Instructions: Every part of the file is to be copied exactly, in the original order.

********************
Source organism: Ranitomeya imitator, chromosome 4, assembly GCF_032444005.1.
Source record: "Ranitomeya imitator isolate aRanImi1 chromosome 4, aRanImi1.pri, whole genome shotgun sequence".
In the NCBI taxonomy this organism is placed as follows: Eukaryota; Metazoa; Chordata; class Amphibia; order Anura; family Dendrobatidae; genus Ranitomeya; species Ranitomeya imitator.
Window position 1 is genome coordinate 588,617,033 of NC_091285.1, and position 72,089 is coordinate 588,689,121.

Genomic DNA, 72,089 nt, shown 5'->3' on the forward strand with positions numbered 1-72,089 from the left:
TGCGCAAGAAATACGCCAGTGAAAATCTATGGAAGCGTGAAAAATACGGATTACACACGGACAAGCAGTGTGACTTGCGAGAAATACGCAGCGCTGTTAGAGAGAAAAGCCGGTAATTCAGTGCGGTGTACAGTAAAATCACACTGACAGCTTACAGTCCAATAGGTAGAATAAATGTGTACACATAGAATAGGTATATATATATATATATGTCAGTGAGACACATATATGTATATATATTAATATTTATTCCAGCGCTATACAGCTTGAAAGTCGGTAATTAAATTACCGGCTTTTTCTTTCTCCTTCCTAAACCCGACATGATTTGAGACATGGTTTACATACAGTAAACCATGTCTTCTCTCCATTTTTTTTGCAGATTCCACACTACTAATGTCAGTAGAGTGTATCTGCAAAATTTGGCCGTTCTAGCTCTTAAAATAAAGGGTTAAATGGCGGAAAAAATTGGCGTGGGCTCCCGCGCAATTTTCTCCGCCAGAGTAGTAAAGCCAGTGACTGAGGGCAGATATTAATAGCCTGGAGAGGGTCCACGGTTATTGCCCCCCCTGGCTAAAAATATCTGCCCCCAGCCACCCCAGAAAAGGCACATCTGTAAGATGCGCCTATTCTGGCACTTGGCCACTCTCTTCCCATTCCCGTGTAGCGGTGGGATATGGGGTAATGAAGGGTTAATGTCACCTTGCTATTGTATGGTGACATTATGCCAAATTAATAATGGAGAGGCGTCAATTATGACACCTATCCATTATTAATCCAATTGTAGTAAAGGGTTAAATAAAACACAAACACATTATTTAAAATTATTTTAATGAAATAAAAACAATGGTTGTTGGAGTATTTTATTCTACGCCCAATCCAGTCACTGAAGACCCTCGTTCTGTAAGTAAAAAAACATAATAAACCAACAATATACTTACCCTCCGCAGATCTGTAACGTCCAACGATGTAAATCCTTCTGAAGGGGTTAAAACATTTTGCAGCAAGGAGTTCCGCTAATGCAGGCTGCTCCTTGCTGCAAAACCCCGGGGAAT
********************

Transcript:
Source organism: Ranitomeya imitator, chromosome 4, assembly GCF_032444005.1.
Source record: "Ranitomeya imitator isolate aRanImi1 chromosome 4, aRanImi1.pri, whole genome shotgun sequence".
In the NCBI taxonomy this organism is placed as follows: Eukaryota; Metazoa; Chordata; class Amphibia; order Anura; family Dendrobatidae; genus Ranitomeya; species Ranitomeya imitator.
Window position 1 is genome coordinate 588,617,033 of NC_091285.1, and position 72,089 is coordinate 588,689,121.

Genomic DNA, 72,089 nt, shown 5'->3' on the forward strand with positions numbered 1-72,089 from the left:
TGCGCAAGAAATACGCCAGTGAAAATCTATGGAAGCGTGAAAAATACGGATTACACACGGACAAGCAGTGTGACTTGCGAGAAATACGCAGCGCTGTTAGAGAGAAAAGCCGGTAATTCAGTGCGGTGTACAGTAAAATCACACTGACAGCTTACAGTCCAATAGGTAGAATAAATGTGTACACATAGAATAGGTATATATATATATATATGTCAGTGAGACACATATATGTATATATATTAATATTTATTCCAGCGCTATACAGCTTGAAAGTCGGTAATTAAATTACCGGCTTTTTCTTTCTCCTTCCTAAACCCGACATGATTTGAGACATGGTTTACATACAGTAAACCATGTCTTCTCTCCATTTTTTTTGCAGATTCCACACTACTAATGTCAGTAGAGTGTATCTGCAAAATTTGGCCGTTCTAGCTCTTAAAATAAAGGGTTAAATGGCGGAAAAAATTGGCGTGGGCTCCCGCGCAATTTTCTCCGCCAGAGTAGTAAAGCCAGTGACTGAGGGCAGATATTAATAGCCTGGAGAGGGTCCACGGTTATTGCCCCCCCTGGCTAAAAATATCTGCCCCCAGCCACCCCAGAAAAGGCACATCTGTAAGATGCGCCTATTCTGGCACTTGGCCACTCTCTTCCCATTCCCGTGTAGCGGTGGGATATGGGGTAATGAAGGGTTAATGTCACCTTGCTATTGTATGGTGACATTATGCCAAATTAATAATGGAGAGGCGTCAATTATGACACCTATCCATTATTAATCCAATTGTAGTAAAGGGTTAAATAAAACACAAACACATTATTTAAAATTATTTTAATGAAATAAAAACAATGGTTGTTGGAGTATTTTATTCTACGCCCAATCCAGTCACTGAAGACCCTCGTTCTGTAAGTAAAAAAACATAATAAACCAACAATATACTTACCCTCCGCAGATCTGTAACGTCCAACGATGTAAATCCTTCTGAAGGGGTTAAAACATTTTGCAGCAAGGAGTTCCGCTAATGCAGGCTGCTCCTTGCTGCAAAACCCCGGGGAAT